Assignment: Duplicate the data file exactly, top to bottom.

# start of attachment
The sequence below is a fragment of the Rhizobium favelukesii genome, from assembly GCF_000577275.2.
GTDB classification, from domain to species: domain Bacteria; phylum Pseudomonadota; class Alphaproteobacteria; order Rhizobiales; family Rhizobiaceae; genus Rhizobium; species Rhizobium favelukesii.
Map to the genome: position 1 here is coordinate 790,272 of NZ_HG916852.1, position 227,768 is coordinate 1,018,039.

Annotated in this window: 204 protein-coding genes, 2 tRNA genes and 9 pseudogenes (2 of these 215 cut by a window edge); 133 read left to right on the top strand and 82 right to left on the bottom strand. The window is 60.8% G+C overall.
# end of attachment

The sequence below is a fragment of the Rhizobium favelukesii genome, from assembly GCF_000577275.2.
GTDB classification, from domain to species: domain Bacteria; phylum Pseudomonadota; class Alphaproteobacteria; order Rhizobiales; family Rhizobiaceae; genus Rhizobium; species Rhizobium favelukesii.
Map to the genome: position 1 here is coordinate 790,272 of NZ_HG916852.1, position 227,768 is coordinate 1,018,039.

Annotated in this window: 204 protein-coding genes, 2 tRNA genes and 9 pseudogenes (2 of these 215 cut by a window edge); 133 read left to right on the top strand and 82 right to left on the bottom strand. The window is 60.8% G+C overall.